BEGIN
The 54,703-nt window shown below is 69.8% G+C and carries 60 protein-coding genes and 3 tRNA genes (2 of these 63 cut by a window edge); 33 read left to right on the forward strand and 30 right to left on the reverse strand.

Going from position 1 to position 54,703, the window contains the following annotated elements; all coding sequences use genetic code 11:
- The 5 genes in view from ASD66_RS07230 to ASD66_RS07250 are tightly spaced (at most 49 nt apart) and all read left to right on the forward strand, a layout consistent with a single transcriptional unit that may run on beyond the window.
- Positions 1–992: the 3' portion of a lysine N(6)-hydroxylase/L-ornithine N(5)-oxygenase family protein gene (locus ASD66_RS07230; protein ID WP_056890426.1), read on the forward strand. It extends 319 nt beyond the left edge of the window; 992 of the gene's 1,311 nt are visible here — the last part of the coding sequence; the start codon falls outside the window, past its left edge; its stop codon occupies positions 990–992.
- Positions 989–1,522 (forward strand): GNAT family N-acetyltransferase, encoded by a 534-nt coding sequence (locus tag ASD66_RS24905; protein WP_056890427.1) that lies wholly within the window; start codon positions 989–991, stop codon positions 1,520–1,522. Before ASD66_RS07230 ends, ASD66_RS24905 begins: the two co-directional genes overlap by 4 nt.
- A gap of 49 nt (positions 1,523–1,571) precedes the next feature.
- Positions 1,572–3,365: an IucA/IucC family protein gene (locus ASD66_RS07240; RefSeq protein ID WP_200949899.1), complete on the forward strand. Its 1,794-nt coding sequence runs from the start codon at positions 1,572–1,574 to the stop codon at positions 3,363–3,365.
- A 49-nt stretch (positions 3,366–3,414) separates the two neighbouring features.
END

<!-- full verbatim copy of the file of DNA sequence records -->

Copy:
The 54,703-nt window shown below is 69.8% G+C and carries 60 protein-coding genes and 3 tRNA genes (2 of these 63 cut by a window edge); 33 read left to right on the forward strand and 30 right to left on the reverse strand.

Going from position 1 to position 54,703, the window contains the following annotated elements; all coding sequences use genetic code 11:
- The 5 genes in view from ASD66_RS07230 to ASD66_RS07250 are tightly spaced (at most 49 nt apart) and all read left to right on the forward strand, a layout consistent with a single transcriptional unit that may run on beyond the window.
- Positions 1–992: the 3' portion of a lysine N(6)-hydroxylase/L-ornithine N(5)-oxygenase family protein gene (locus ASD66_RS07230; protein ID WP_056890426.1), read on the forward strand. It extends 319 nt beyond the left edge of the window; 992 of the gene's 1,311 nt are visible here — the last part of the coding sequence; the start codon falls outside the window, past its left edge; its stop codon occupies positions 990–992.
- Positions 989–1,522 (forward strand): GNAT family N-acetyltransferase, encoded by a 534-nt coding sequence (locus tag ASD66_RS24905; protein WP_056890427.1) that lies wholly within the window; start codon positions 989–991, stop codon positions 1,520–1,522. Before ASD66_RS07230 ends, ASD66_RS24905 begins: the two co-directional genes overlap by 4 nt.
- A gap of 49 nt (positions 1,523–1,571) precedes the next feature.
- Positions 1,572–3,365: an IucA/IucC family protein gene (locus ASD66_RS07240; RefSeq protein ID WP_200949899.1), complete on the forward strand. Its 1,794-nt coding sequence runs from the start codon at positions 1,572–1,574 to the stop codon at positions 3,363–3,365.
- A 49-nt stretch (positions 3,366–3,414) separates the two neighbouring features.